In the Gulf Coast market, short of sophisticated product-based valuation methods (such as linear-program simulations), gravity and sulfur-based estimates of crude oil valuation are as accurate as product-based valuation.
Moreover, gravity and sulfur-based estimates are more consistent and uniform in their accuracy regarding individual crudes than product-based estimates.
The use of estimates of crude oil relative value for planning and commercial purposes is pervasive in the oil industry. Businesses usually use one of two common methods for estimating crude oil relative values:
- Product-based valuation, which considers the differentials in the value of the products that can be refined from various crude oils.
- Gravity and sulfur-based valuation, which considers the differentials based on gravity and sulfur differences.
It is widely believed that product-based crude relative values more accurately estimate market relative values. Some believe that gravity and sulfur differentials are an atavistic holdover from the industry's simpler past and produce less-accurate estimates of market relative value.
When tested in the Gulf Coast crude market over the 6-year period of 1993-1998, however, both product-based relative values and gravity and sulfur-based values produced fairly accurate estimates of market relative value.
Crude oil relative values
The participants in the end or consumption market for crude oil buy and sell crude oils for and to refineries.
For a given refinery, the "relative value in use" between Crudes A and B is the difference in value between the marketable products that can be made from Crude A and the products that can be made from Crude B. Because the relative use values are determined at the margin of operation, the difference in operating expenses for two crudes are de minimis.
Linear-program (LP) models of individual refineries are routinely used to determine the relative use values among crudes. Given a set of product prices, the LP model simulates the operation of the refinery that produces a yield of products that maximizes the total value of products refinable from a given crude.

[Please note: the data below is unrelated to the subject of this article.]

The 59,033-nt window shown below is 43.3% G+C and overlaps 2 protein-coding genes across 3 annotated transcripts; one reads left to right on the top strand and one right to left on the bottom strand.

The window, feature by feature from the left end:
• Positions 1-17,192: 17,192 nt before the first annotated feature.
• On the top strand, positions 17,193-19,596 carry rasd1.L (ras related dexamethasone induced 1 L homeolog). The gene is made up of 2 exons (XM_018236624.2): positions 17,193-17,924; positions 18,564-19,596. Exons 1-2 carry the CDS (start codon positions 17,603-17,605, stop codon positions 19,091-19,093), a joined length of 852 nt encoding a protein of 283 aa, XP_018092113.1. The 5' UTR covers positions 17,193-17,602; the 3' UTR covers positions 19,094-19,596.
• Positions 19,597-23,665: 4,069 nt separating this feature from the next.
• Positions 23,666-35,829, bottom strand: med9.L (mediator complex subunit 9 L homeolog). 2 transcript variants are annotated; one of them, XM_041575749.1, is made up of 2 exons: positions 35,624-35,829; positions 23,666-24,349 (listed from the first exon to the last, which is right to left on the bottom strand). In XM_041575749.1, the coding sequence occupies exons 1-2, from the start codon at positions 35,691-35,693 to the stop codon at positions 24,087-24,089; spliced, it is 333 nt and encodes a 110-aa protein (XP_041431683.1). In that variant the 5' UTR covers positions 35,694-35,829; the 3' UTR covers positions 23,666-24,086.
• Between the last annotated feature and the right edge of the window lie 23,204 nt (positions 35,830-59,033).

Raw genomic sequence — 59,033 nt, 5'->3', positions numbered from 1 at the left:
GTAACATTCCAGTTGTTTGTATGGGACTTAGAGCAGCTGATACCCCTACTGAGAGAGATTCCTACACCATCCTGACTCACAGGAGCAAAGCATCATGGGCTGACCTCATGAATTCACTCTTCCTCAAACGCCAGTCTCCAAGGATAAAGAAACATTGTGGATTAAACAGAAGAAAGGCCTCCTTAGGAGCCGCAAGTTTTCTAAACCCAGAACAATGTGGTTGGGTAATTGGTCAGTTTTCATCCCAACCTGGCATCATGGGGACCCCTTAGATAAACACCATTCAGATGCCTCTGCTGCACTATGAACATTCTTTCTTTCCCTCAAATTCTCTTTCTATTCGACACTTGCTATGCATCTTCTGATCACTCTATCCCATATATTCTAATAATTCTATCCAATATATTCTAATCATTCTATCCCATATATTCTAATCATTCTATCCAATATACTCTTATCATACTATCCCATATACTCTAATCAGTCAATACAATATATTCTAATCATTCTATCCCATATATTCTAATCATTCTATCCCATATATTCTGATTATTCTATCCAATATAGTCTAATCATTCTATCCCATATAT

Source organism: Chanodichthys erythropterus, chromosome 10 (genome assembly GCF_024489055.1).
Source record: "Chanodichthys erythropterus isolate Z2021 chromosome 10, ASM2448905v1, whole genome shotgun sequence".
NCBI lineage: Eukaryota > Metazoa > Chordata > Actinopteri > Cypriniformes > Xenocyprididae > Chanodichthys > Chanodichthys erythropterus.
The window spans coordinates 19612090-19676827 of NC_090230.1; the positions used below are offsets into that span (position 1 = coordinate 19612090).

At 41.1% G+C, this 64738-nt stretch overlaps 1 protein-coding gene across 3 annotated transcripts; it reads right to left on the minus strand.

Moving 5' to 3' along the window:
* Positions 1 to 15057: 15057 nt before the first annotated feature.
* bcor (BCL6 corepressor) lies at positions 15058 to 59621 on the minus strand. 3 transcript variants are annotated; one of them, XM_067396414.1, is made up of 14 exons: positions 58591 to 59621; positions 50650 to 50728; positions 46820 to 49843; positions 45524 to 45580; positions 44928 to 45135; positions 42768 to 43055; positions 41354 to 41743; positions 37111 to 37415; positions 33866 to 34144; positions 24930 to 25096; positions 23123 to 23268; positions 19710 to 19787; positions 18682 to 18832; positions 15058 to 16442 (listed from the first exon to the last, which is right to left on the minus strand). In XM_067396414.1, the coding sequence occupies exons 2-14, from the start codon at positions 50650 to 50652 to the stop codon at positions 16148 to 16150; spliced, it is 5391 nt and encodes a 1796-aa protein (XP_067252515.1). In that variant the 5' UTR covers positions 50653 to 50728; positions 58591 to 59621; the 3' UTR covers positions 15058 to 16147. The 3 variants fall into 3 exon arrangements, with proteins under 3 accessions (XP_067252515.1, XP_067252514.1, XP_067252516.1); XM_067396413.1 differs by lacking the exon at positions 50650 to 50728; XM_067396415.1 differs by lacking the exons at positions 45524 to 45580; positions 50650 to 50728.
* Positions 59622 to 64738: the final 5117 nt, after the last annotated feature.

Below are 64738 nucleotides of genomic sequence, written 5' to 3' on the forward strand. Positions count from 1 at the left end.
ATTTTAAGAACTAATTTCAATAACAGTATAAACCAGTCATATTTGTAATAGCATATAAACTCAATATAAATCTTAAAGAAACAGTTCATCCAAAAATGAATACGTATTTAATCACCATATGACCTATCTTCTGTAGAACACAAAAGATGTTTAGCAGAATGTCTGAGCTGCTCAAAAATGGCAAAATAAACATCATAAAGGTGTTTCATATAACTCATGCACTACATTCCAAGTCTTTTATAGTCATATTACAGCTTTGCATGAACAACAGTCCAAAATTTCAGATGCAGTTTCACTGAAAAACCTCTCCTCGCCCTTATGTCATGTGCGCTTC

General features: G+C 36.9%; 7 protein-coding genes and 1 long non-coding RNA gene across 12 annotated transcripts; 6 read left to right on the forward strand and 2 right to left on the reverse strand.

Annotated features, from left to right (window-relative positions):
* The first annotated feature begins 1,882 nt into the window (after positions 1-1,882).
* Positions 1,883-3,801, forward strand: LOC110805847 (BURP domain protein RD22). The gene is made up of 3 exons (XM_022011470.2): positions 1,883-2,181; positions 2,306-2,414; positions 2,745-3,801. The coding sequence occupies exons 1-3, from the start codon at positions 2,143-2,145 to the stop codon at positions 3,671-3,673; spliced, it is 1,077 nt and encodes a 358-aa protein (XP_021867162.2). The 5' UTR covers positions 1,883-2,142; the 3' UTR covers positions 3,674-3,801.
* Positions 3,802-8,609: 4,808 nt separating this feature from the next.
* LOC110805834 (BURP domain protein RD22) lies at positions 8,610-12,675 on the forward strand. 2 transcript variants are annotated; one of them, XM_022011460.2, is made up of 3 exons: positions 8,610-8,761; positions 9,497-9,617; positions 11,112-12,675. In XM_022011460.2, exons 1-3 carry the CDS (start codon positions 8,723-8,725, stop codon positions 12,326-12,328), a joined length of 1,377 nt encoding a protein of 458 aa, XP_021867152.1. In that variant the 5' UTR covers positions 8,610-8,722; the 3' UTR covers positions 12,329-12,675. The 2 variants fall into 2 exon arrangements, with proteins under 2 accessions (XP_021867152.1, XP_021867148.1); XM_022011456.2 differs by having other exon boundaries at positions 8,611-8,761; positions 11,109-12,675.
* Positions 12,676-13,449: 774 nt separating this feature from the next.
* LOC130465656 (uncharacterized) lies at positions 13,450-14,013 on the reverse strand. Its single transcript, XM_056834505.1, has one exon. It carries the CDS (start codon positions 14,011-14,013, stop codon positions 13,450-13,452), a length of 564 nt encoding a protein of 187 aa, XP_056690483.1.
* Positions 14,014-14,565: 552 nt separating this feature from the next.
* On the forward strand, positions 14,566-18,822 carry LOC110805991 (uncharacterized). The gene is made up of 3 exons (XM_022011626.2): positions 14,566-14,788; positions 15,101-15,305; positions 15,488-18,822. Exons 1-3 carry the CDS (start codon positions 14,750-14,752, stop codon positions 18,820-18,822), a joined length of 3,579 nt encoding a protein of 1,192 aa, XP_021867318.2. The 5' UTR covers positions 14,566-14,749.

The relative use value will be realized by the refinery, however, only if Crudes A and B have the same price. Any difference in the market value or " relative value in exchange" between Crudes A and B will add to or subtract from the actual amount realized by the refinery.
The price at which buyers and sellers agree to exchange crude and dollars determine the relative exchange values among crudes. For the buyer, the relative use value represents the maximum he or she should be willing to pay for one crude over the other. For the seller, the buyer's relative use value represents the maximum he or she reasonably can expect to receive for one crude over the other. Any transaction is actually likely to occur at a lesser relative value.
If the relative exchange values of crude oils were identical to a given refinery's relative values in use, the refinery would be indifferent regarding which crude it purchased. Buyers for refineries do not display indifference regarding crudes, however.
Thus, it is unlikely that relative exchange values are identical to any given refinery's relative values in use. Moreover, if the relative use values equaled relative exchange values, the buyer of crude would be relinquishing to the seller of the crude all of the relative value created by refining the crude-an unlikely event.
Nonetheless, it is virtually an article of faith in the industry that differences in market or exchange values among crudes are accurately estimated by differences in product values.
As a practical matter, product valuations directly based on LP simulations are rarely used in commercial transactions. Instead, a set of boiling-point defined distillation cuts represent the product yields to which corresponding product prices are applied to value the crudes.
For example, the volume distilled between 450° F. and 650° F. may be taken as the volume of diesel fuel obtainable from a given crude. The market price for diesel fuel is then applied to the 450-650° F. volume.
The product prices may be adjusted to account for differences between the actual qualities of the cuts and the quality specifications for the products. For example, when the sulfur specification for the diesel fuel product differs from the sulfur content of the crude's 450-650° F. cut, an adjustment to the diesel fuel price may be made to account for the difference.
In many commercial transactions, however, relative market values are estimated using, not product valuation, but rather differences in the API gravity or the sulfur content of the crudes.